They analyse the problem well enough. There's certainly a problem with the cost of social care, at least from the point of view of the property-owning classes. The children of people who have the decency to pop off relatively quickly after a life of independence will find their inheritances more or less intact. Those whose parents need long term care may find very little left in the pot by the end. (Those whose parents didn't have much to begin with won't get anything either, but they will at least avoid disappointment.)
Dilnot's proposal is to put a cap of £35,000 on the money paid by each person towards their own care before the state steps in to pick up the tab, which would apparently cost the treasury about £2 billion per year. At a time of widespread public sector spending cuts, is it fair to ask those in most need to give up vital services in order to protect the legacies of well-off baby boomers? Strangely (strange at least from the government that made cutting income tax for millionaires a big priority at the last budget), the answer seems to be no.
Now, this is the really odd bit. According to the BBC pundit, in looking for ways to make this move palatable, they tried to think of ways of raising the money from the very class of people who would benefit from the Dilnot plans, and accordingly they considered means-testing winter fuel payments, the state pension, and subsidized TV licences. In other words, they looked at taking money from the well-off elderly.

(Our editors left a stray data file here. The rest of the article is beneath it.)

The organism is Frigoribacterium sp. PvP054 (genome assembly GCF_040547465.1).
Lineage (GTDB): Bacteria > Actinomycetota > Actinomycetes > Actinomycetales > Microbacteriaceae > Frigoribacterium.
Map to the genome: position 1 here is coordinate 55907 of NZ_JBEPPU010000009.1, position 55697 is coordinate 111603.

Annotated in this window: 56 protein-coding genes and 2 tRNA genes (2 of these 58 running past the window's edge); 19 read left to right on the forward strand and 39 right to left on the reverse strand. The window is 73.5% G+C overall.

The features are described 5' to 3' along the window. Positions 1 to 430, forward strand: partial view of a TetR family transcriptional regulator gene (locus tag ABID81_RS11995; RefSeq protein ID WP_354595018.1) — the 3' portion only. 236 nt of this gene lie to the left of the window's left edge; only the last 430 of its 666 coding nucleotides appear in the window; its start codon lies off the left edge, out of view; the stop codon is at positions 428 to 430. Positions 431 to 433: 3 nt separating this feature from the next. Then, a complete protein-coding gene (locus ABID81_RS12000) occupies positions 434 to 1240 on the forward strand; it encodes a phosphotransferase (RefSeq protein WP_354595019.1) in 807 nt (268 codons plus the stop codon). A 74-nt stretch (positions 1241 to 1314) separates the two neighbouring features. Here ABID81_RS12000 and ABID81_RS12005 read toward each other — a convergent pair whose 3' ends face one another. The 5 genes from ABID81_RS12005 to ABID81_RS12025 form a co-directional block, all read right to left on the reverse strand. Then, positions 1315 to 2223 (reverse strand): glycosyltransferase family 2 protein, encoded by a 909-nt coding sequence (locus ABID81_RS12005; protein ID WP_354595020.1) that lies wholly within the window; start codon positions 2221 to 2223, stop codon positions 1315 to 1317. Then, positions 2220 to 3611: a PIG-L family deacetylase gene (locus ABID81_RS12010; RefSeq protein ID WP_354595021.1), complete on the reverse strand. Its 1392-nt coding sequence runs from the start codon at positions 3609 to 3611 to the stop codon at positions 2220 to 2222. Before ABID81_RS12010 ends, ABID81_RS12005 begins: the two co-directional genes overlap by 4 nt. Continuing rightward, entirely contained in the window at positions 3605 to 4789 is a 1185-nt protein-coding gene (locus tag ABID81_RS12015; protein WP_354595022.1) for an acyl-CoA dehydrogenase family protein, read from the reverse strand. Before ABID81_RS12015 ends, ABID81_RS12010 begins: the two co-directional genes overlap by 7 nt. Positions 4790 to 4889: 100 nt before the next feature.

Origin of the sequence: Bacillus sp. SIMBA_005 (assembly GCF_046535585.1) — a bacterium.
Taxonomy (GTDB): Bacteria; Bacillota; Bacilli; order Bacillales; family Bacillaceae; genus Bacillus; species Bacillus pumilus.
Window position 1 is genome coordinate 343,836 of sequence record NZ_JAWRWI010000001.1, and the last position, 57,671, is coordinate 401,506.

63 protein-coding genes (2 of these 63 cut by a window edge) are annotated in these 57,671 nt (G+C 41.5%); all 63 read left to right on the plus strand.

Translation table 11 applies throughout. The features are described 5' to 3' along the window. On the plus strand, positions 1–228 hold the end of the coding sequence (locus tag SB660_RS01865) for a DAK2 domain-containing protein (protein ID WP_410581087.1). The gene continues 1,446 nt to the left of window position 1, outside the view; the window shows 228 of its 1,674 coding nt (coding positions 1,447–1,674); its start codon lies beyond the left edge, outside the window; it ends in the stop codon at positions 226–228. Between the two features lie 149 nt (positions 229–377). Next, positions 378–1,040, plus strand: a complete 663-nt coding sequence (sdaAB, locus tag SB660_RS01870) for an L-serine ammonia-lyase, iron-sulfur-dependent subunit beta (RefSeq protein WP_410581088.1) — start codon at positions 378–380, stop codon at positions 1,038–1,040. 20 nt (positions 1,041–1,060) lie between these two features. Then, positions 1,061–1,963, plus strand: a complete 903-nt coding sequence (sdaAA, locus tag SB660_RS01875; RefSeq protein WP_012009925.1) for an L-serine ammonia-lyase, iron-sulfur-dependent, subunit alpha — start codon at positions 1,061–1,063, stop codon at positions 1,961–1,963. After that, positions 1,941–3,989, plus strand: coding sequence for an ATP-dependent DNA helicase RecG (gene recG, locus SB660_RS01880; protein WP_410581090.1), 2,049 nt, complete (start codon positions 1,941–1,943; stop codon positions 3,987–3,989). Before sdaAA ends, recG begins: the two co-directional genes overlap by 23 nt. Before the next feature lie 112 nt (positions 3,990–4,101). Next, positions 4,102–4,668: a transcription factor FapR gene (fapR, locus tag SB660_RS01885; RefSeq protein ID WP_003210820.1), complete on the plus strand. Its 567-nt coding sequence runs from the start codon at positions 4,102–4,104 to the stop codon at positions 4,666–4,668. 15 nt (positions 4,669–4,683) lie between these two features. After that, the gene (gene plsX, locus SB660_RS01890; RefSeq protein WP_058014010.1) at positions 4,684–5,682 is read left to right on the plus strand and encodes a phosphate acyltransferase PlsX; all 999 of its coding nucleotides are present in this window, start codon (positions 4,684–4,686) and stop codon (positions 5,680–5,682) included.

But hang on! The main beneficiaries of Dilnot wouldn't be the elderly! They'd be their middle-aged, middle-class baby-boomer children, who would (as a result of the Dilnot cap) be able to rely on receiving at least the biggest part of their inheritance. So why isn't the government looking at ways to take the money from them, if they want this whole exercise to be revenue-neutral? (Better still, of course, to tax the extremely rich fairly. but they aren't going to do that.)
One idea might be to scrap higher rate tax relief on pension contributions. Admittedly, I myself would lose by that measure. But then, I'm also one of the potential beneficiaries of Dilnot.